AatA Is a Novel Autotransporter and Virulence Factor of Avian Pathogenic Escherichia coli

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2010-03-01
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Li, Ganwu
Nolan, Lisa
Feng, Yaping
Kariyawasam, Subhashinie
Tivendale, Kelly
Wannemuehler, Yvonne
Zhou, Fanghong
Logue, Catherine
Miller, Cathy
Nolan, Lisa
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Nolan, Lisa
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Veterinary Microbiology and Preventive Medicine
Abstract

Autotransporters (AT) are widespread in Gram-negative bacteria, and many of them are involved in virulence. An open reading frame (APECO1_O1CoBM96) encoding a novel AT was located in the pathogenicity island of avian pathogenicEscherichia coli (APEC) O1's virulence plasmid, pAPEC-O1-ColBM. This 3.5-kb APEC autotransporter gene (aatA) is predicted to encode a 123.7-kDa protein with a 25-amino-acid signal peptide, an 857-amino-acid passenger domain, and a 284-amino-acid β domain. The three-dimensional structure of AatA was also predicted by the threading method using the I-TASSER online server and then was refined using four-body contact potentials. Molecular analysis of AatA revealed that it is translocated to the cell surface, where it elicits antibody production in infected chickens. Gene prevalence analysis indicated that aatA is strongly associated with E. coli from avian sources but not with E. coli isolated from human hosts. Also, AatA was shown to enhance adhesion of APEC to chicken embryo fibroblast cells and to contribute to APEC virulence.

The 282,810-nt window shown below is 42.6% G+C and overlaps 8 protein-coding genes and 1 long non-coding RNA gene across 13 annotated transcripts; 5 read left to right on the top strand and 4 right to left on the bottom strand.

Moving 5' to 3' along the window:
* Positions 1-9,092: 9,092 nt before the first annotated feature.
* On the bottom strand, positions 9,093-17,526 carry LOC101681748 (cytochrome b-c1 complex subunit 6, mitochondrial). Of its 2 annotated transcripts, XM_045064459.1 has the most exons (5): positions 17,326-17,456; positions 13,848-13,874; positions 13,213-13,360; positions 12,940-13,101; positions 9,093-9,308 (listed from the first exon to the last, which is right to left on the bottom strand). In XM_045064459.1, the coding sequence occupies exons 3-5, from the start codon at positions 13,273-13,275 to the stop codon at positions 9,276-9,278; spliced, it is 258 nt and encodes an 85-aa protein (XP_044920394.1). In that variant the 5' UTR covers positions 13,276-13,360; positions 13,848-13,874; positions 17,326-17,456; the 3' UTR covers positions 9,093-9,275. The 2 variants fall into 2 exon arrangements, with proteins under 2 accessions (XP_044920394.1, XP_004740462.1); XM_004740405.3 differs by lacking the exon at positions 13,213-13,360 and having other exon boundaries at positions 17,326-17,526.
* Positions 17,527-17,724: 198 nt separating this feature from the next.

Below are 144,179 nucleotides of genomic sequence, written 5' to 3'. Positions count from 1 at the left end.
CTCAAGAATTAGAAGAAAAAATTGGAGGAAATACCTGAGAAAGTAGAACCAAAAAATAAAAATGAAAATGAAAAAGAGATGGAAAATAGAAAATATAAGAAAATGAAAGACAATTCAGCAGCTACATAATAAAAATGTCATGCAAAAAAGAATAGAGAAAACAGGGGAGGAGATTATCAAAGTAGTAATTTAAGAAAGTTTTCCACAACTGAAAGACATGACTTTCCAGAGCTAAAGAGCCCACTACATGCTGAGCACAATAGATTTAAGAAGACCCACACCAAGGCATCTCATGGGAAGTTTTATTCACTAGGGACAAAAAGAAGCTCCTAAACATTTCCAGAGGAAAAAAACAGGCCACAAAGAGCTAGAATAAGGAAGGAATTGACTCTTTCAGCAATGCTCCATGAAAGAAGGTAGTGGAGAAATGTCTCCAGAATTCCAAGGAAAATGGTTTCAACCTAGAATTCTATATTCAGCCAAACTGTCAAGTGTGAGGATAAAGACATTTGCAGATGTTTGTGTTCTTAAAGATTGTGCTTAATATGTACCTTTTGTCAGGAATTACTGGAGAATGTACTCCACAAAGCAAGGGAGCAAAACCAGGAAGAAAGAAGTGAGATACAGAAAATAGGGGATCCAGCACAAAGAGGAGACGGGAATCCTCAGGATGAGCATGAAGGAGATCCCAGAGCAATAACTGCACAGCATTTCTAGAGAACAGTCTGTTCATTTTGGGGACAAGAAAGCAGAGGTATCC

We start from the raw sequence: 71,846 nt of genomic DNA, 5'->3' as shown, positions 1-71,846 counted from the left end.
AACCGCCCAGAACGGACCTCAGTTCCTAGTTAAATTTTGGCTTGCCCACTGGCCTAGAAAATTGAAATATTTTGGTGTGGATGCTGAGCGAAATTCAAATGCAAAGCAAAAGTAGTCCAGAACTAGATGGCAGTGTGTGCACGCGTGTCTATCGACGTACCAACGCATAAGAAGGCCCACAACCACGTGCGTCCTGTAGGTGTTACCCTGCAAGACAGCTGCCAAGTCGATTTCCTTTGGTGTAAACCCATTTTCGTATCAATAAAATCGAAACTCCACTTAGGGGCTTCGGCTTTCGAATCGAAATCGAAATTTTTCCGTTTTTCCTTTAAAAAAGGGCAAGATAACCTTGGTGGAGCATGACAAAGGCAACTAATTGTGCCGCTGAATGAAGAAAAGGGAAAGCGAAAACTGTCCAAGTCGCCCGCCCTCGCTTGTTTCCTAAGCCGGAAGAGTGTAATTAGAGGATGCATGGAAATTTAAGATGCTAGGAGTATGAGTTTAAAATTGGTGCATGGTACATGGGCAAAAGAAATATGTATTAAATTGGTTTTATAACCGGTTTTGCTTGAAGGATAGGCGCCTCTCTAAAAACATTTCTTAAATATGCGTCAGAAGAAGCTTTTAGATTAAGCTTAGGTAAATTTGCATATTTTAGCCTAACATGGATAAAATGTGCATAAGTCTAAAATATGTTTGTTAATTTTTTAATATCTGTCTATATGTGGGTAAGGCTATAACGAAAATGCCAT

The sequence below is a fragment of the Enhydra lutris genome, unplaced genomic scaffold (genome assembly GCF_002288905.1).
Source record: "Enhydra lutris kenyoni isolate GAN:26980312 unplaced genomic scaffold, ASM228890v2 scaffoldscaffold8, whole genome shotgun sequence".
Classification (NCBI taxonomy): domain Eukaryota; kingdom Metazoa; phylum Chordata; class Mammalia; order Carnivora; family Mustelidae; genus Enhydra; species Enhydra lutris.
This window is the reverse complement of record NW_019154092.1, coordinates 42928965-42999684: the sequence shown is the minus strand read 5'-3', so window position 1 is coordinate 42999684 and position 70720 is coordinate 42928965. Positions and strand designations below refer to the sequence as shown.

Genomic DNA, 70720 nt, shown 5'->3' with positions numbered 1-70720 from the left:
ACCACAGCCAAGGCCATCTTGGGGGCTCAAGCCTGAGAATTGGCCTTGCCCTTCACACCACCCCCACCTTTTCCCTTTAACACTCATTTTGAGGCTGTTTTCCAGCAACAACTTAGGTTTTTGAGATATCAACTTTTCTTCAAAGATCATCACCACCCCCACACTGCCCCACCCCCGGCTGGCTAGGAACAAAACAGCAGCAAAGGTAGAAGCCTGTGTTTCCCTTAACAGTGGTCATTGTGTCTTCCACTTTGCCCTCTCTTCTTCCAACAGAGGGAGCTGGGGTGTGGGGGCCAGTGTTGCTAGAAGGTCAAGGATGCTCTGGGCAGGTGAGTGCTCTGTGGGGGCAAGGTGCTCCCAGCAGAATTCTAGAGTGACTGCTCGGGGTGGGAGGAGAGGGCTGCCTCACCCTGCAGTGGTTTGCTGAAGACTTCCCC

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This article is from Infection and Immunity 78, no. 3 (March 2010): 898–906, doi:10.1128/IAI.00513-09.

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